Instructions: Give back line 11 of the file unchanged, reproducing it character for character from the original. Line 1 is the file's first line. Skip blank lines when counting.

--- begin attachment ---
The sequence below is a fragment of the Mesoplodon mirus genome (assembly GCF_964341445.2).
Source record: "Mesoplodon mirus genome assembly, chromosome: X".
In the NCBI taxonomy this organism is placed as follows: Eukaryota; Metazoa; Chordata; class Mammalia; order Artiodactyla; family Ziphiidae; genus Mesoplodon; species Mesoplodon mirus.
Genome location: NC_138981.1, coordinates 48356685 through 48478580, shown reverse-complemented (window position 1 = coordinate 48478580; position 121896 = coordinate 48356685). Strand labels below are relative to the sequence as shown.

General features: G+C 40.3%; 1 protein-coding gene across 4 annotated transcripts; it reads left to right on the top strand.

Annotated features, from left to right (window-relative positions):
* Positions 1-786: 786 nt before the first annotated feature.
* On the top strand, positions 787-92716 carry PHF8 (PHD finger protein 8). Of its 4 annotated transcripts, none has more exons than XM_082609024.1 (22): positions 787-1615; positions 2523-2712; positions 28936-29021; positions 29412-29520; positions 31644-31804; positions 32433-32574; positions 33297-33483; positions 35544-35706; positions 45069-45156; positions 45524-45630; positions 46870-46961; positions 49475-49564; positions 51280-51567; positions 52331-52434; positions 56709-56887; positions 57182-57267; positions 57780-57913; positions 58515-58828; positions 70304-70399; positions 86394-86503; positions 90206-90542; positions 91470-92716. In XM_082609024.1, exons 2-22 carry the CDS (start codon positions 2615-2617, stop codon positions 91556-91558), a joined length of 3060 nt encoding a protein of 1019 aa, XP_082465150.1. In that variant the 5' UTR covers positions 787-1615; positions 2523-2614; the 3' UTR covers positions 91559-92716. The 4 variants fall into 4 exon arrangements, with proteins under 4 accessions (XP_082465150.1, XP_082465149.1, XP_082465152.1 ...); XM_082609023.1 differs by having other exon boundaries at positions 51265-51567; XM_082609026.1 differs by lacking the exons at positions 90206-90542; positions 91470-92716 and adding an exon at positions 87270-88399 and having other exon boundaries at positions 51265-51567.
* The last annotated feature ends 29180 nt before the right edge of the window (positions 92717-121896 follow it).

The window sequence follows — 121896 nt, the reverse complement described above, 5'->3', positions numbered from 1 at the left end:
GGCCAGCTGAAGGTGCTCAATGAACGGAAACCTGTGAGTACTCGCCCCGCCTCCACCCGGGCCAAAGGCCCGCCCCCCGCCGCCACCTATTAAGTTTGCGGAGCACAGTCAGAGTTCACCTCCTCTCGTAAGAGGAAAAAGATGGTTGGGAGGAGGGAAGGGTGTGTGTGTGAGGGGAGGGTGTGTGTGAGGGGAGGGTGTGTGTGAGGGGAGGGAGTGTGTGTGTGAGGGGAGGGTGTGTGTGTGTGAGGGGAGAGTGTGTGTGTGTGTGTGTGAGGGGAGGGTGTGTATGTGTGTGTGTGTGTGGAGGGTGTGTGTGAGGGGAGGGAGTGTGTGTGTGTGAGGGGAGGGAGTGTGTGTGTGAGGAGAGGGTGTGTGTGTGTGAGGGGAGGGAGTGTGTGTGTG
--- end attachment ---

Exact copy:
GGCCAGCTGAAGGTGCTCAATGAACGGAAACCTGTGAGTACTCGCCCCGCCTCCACCCGGGCCAAAGGCCCGCCCCCCGCCGCCACCTATTAAGTTTGCGGAGCACAGTCAGAGTTCACCTCCTCTCGTAAGAGGAAAAAGATGGTTGGGAGGAGGGAAGGGTGTGTGTGTGAGGGGAGGGTGTGTGTGAGGGGAGGGTGTGTGTGAGGGGAGGGAGTGTGTGTGTGAGGGGAGGGTGTGTGTGTGTGAGGGGAGAGTGTGTGTGTGTGTGTGTGAGGGGAGGGTGTGTATGTGTGTGTGTGTGTGGAGGGTGTGTGTGAGGGGAGGGAGTGTGTGTGTGTGAGGGGAGGGAGTGTGTGTGTGAGGAGAGGGTGTGTGTGTGTGAGGGGAGGGAGTGTGTGTGTG